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Using contracts to protect confidential, sensitive information

| Apr 30, 2021 | Business Law

Proprietary information can be the very thing that keeps a business competitive in the market. It has value because it involves a product, process or system that is not generally known to the public.

Thus, keeping this information secure can be a top priority for any business owner in British Columbia. To do this, owners can explore contracts that can protect sensitive information.

Types of agreements to consider

One option to protect private information is a confidentiality agreement. These contracts restrict parties from directly or indirectly sharing or disclosing confidential data. They can also include remedies for potential violations and methods of enforcing the agreement.

Another option is a noncompetition agreement or restrictive covenant. These clauses restrict employee actions after they leave a company as a means of protecting information. Covenants prohibit employees from working in certain geographic regions or at specific companies for a period of time after leaving their current employer.

The type of contract that can work best for you depends on the information, the employee and your needs.

Ensuring your contracts are enforceable

These agreements can be valuable tools for organizations. However, they may also introduce new legal challenges. Mistakes in how a business drafts or enforces contracts can result in costly losses or avoidable litigation.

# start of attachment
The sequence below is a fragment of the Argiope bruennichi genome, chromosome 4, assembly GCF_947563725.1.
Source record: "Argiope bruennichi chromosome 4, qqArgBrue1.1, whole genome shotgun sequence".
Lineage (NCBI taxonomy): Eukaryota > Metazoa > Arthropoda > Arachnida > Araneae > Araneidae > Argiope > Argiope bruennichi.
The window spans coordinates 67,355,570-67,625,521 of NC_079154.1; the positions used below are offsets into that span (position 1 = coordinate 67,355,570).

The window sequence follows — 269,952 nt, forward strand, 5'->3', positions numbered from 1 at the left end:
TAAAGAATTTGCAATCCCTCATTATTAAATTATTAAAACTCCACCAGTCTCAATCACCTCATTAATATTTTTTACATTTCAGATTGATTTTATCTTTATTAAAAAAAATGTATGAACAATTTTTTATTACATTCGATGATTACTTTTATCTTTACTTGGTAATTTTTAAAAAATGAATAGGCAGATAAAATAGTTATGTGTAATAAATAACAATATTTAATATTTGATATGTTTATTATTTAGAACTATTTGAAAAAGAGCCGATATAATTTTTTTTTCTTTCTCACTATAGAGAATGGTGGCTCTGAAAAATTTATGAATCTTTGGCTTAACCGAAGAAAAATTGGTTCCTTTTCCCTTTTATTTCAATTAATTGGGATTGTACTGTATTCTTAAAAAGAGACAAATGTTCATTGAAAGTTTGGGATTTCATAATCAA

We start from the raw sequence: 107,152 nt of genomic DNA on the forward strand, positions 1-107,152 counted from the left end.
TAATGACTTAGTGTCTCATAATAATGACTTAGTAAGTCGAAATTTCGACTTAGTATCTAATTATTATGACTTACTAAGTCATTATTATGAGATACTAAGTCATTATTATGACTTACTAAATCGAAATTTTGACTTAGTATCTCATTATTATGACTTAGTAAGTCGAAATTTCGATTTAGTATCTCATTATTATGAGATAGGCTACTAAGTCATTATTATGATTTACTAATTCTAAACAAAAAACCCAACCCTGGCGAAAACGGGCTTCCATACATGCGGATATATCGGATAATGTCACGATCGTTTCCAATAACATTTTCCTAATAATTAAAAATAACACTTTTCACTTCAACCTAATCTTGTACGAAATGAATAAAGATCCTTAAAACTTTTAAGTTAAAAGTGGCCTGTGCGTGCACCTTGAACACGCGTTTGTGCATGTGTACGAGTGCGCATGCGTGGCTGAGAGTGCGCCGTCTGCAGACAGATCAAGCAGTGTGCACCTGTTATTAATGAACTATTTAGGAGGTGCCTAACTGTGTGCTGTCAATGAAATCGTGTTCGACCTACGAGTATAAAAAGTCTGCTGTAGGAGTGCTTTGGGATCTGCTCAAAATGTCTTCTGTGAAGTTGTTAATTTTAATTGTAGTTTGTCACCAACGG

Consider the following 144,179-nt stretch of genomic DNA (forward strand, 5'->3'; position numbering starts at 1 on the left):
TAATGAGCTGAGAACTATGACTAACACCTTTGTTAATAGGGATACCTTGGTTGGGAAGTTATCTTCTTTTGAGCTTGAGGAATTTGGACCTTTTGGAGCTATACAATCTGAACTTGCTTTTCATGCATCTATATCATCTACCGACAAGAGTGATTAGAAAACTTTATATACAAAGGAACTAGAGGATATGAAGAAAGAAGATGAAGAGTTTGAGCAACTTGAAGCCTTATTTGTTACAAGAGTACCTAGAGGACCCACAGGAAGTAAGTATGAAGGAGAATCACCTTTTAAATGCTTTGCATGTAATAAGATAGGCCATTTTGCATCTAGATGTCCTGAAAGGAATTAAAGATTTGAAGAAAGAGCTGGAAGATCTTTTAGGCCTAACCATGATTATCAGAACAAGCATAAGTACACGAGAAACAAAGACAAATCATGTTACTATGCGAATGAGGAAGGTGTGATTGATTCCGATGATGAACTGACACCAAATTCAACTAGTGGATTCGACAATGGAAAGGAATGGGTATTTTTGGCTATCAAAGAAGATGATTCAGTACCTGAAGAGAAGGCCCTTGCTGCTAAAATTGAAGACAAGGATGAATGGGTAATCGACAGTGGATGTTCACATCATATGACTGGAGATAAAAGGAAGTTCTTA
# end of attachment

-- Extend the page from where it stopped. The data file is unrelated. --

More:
Some common missteps business owners make when creating these contracts include:

  • Failing to identify protected information correctly
  • Including unreasonable restrictions in terms of scope or duration of the agreement
  • Being overzealous by having employees sign agreements even if they have no access to or knowledge of proprietary information
  • Including ambiguous or vague clauses
  • Overlooking rules for properly signing contracts

Under these circumstances, a contract may not hold up under scrutiny. If a person challenges it, a court could deem it unenforceable. 

Thus, business owners across British Columbia can better protect proprietary information by thoroughly assessing their legal options and needs. Consulting a lawyer to ensure the agreements are valid will also be crucial.

Our firm has established this blog to share news, stories and information about legal topics that are relevant to our areas of practice. Our goal is to keep our clients informed regarding new and current legal issues that may affect them. Please check back with us soon for our next post.